Does this sound right to those whom have experience working in large IT departments / Templi?

    Brian
    Yayer.

  19. #18
    Member TempliNocturnus's Avatar
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    Quote Originally Posted by DreamerBrian View Post
    Thanks for the gratz, guys.

    So I spoke with my brother-in-law after obtaining my CCNA and I told him that I wanted to ultimately work in data centers and not do helpdesk. He told me that in his experience he has learned that there are typically 2 shops within a company's IT department: the server side and the network side. The server side deals more with Active Directory and client side operations whereas the network side deals more with data-center integrity and maintaining backbone connectivity. He recommended that I do not pursue the Microsoft certs if I wanted to work in the network side of the house because I would be stuck in the server side of things with MS server certs coupled with my networking certs. He told me that if I continue to pursue further networking certs (i.e. the CCNP is the next cert I will be pursuing) and span those networking certs cross-vender to like Juniper and Extreme networks then I'll get the type of job that I want: Network Engineer (data center responsibilities).

    Does this sound right to those whom have experience working in large IT departments / Templi?

    Brian
    That is pretty much true: individuals in large enterprise IT tend to be specialists in thier discipline. However, it's ALWAYS a good idea to be well-rounded when you're still young in the field. You never know what you'll be interested in later on, nor do you know where/when your organization might cut/outsource positions in the future. If you maintain a fairly well-rounded skillset, it'll be much easier to move aroundin your organization if/when you choose/need to.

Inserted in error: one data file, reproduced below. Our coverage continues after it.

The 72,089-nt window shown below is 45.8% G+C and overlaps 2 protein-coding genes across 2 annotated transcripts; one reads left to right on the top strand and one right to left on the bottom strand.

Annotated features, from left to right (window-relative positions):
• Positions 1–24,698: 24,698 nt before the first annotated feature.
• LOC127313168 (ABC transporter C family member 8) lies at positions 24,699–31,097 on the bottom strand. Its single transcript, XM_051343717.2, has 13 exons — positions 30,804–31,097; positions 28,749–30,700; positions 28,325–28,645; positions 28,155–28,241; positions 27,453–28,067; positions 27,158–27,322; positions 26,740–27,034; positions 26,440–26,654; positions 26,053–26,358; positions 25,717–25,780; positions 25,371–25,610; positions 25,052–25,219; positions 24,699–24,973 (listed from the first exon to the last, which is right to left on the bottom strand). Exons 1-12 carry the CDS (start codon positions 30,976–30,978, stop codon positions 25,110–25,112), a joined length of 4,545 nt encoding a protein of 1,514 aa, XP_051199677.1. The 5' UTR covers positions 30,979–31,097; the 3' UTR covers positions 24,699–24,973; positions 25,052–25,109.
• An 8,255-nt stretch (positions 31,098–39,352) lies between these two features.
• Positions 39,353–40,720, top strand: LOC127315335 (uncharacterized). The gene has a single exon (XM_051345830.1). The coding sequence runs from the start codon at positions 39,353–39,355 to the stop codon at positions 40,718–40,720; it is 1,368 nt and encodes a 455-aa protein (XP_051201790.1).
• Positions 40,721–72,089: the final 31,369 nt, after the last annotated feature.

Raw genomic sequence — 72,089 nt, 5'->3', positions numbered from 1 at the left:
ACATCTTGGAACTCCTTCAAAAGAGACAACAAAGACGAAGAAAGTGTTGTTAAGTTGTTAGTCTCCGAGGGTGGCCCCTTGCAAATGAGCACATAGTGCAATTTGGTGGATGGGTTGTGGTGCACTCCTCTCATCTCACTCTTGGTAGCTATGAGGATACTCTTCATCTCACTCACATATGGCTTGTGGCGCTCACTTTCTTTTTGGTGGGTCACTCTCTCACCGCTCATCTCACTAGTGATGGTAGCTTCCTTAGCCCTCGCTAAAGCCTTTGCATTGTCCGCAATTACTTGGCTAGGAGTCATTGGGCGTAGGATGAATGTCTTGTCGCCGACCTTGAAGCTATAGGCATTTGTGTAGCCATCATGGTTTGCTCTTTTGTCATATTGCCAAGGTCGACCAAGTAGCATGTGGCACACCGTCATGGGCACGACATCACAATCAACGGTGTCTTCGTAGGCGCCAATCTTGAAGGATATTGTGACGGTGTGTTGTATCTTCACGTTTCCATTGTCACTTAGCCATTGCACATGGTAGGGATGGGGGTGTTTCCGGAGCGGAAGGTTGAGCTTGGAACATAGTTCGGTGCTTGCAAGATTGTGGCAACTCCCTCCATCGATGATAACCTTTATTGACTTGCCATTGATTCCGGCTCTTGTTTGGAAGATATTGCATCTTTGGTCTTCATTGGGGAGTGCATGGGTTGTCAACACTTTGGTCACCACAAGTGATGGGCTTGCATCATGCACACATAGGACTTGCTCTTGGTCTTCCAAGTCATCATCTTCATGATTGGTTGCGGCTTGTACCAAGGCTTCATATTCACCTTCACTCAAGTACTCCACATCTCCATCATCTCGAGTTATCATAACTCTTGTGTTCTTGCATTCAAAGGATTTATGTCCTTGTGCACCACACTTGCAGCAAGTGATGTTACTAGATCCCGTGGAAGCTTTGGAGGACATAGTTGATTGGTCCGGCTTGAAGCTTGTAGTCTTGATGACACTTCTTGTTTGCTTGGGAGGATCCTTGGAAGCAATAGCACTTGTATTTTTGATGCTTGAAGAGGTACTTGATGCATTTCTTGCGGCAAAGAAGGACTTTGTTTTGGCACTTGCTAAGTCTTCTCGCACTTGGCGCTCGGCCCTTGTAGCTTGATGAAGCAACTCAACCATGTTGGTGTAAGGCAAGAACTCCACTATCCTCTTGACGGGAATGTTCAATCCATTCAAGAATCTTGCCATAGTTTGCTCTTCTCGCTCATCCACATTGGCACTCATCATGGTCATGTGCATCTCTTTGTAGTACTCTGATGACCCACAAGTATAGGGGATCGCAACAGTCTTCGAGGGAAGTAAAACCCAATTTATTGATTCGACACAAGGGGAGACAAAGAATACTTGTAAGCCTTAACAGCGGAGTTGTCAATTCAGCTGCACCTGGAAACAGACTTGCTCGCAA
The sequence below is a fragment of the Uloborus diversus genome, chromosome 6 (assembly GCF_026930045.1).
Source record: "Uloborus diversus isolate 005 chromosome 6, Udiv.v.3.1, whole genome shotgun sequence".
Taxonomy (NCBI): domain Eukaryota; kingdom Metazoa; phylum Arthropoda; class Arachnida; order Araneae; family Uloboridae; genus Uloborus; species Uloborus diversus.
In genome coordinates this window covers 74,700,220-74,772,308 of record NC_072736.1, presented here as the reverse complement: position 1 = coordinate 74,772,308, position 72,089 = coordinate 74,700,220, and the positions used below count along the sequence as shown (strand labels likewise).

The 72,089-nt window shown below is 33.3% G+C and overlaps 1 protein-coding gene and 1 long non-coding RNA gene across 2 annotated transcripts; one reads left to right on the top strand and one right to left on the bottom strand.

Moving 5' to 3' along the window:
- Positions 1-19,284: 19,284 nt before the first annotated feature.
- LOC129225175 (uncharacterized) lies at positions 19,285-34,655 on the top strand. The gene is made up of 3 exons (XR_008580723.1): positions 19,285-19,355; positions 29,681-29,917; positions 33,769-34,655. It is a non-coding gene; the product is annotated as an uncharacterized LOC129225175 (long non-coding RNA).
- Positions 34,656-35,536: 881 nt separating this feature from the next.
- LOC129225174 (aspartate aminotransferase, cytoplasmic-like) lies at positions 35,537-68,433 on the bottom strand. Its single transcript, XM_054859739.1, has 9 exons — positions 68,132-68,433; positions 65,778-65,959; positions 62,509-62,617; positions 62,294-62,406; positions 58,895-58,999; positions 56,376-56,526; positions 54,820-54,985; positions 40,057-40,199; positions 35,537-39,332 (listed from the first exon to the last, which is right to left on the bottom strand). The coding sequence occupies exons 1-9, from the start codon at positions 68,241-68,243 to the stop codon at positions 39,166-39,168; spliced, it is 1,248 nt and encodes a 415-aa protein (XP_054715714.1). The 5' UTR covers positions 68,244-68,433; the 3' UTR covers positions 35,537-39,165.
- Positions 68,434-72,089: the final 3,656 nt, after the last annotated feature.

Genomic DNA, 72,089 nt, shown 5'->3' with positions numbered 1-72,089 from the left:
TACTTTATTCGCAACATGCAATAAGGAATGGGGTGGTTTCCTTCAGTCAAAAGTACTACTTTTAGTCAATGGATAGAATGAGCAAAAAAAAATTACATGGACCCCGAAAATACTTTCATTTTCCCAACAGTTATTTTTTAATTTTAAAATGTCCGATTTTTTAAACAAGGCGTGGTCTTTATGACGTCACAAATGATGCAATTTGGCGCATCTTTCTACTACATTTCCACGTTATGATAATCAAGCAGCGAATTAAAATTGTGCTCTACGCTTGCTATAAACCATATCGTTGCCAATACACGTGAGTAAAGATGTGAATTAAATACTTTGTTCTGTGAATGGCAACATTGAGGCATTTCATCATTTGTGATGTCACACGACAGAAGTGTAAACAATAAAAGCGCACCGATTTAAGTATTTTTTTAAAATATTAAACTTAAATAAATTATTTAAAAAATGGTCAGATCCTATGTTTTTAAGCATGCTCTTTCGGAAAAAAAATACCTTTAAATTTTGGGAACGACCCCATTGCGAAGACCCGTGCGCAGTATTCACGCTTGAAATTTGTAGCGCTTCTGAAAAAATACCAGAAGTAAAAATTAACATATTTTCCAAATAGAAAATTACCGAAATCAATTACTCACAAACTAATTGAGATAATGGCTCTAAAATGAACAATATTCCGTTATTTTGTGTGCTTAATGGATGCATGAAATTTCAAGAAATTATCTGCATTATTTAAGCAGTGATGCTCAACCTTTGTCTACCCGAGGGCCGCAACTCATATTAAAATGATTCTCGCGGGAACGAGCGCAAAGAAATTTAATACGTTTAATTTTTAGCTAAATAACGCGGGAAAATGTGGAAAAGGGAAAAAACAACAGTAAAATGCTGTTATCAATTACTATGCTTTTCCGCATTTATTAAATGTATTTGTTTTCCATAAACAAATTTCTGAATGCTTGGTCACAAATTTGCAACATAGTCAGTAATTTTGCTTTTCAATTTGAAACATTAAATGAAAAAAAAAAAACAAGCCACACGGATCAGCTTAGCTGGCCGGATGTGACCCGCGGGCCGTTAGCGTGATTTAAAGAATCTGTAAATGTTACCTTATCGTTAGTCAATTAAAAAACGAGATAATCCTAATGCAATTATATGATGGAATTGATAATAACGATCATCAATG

At the same time, if you know that networking is your thing and intend to stay in that field no matter what, then yeah I could agree that getting MS certs would be useless. However, at the same time, I would also discourage that mindset of expecting to do one thing in the IT operations field (operations as opposed to developement; database/web admin people).

    Personally, my goal is to get into the systems engineering and architecture field. In these fields, it's important to understand how everything fits together, thus being certified in multiple areas is helpful. I also feel better about myself being capable of doing something on my own that would otherwise take multiple specialists to accomplish. Of course the most efficient business practice would be to have a team of specialists working on something, but I just like knowing how to do others jobs as it often helps me bridge gaps.

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    the more you know about both the better off you are.
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  21. #20
    Member Whisky's Avatar
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    If you are ultimately focused on a career in datacenter or service provider ops, then you should look into VMWare VCP material and different traffic management solutions like F5's Big-IP or Blue Coat. All have their own certification tracks and are highly desirable throughout the industry.